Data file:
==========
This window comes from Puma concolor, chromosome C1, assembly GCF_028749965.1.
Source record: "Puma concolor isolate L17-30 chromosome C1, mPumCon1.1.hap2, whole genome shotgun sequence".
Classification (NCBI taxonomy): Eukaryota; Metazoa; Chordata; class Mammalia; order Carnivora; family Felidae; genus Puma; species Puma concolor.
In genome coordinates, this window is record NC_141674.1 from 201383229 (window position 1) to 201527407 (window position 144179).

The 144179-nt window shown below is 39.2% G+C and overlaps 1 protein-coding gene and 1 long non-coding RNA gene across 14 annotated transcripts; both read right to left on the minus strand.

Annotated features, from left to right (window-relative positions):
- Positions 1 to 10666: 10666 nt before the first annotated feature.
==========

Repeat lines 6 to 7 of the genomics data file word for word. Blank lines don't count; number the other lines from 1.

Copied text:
Annotated features, from left to right (window-relative positions):
- Positions 1 to 10666: 10666 nt before the first annotated feature.